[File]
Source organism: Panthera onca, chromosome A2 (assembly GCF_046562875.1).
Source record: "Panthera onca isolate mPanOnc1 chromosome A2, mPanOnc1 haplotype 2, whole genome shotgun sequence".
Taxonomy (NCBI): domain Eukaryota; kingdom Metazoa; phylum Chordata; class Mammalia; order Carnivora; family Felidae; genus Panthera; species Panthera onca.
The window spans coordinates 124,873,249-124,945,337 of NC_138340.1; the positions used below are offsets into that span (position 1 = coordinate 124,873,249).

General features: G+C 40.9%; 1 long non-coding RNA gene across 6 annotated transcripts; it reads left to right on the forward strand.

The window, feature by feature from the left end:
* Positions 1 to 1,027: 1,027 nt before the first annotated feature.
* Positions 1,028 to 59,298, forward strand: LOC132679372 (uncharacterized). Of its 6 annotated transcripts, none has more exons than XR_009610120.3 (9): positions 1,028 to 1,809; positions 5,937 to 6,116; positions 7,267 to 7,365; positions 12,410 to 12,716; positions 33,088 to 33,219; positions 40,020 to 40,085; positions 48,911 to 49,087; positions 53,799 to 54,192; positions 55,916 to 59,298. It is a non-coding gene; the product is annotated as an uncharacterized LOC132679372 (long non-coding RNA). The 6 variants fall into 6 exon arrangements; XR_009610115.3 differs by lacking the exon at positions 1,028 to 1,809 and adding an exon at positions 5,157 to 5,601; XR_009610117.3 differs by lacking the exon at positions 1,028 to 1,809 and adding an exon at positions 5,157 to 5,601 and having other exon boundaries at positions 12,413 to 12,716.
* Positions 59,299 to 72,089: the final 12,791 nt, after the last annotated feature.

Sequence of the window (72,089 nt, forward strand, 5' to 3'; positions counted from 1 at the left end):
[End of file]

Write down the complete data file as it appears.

Source organism: Panthera onca, chromosome A2 (assembly GCF_046562875.1).
Source record: "Panthera onca isolate mPanOnc1 chromosome A2, mPanOnc1 haplotype 2, whole genome shotgun sequence".
Taxonomy (NCBI): domain Eukaryota; kingdom Metazoa; phylum Chordata; class Mammalia; order Carnivora; family Felidae; genus Panthera; species Panthera onca.
The window spans coordinates 124,873,249-124,945,337 of NC_138340.1; the positions used below are offsets into that span (position 1 = coordinate 124,873,249).

General features: G+C 40.9%; 1 long non-coding RNA gene across 6 annotated transcripts; it reads left to right on the forward strand.

The window, feature by feature from the left end:
* Positions 1 to 1,027: 1,027 nt before the first annotated feature.
* Positions 1,028 to 59,298, forward strand: LOC132679372 (uncharacterized). Of its 6 annotated transcripts, none has more exons than XR_009610120.3 (9): positions 1,028 to 1,809; positions 5,937 to 6,116; positions 7,267 to 7,365; positions 12,410 to 12,716; positions 33,088 to 33,219; positions 40,020 to 40,085; positions 48,911 to 49,087; positions 53,799 to 54,192; positions 55,916 to 59,298. It is a non-coding gene; the product is annotated as an uncharacterized LOC132679372 (long non-coding RNA). The 6 variants fall into 6 exon arrangements; XR_009610115.3 differs by lacking the exon at positions 1,028 to 1,809 and adding an exon at positions 5,157 to 5,601; XR_009610117.3 differs by lacking the exon at positions 1,028 to 1,809 and adding an exon at positions 5,157 to 5,601 and having other exon boundaries at positions 12,413 to 12,716.
* Positions 59,299 to 72,089: the final 12,791 nt, after the last annotated feature.

Sequence of the window (72,089 nt, forward strand, 5' to 3'; positions counted from 1 at the left end):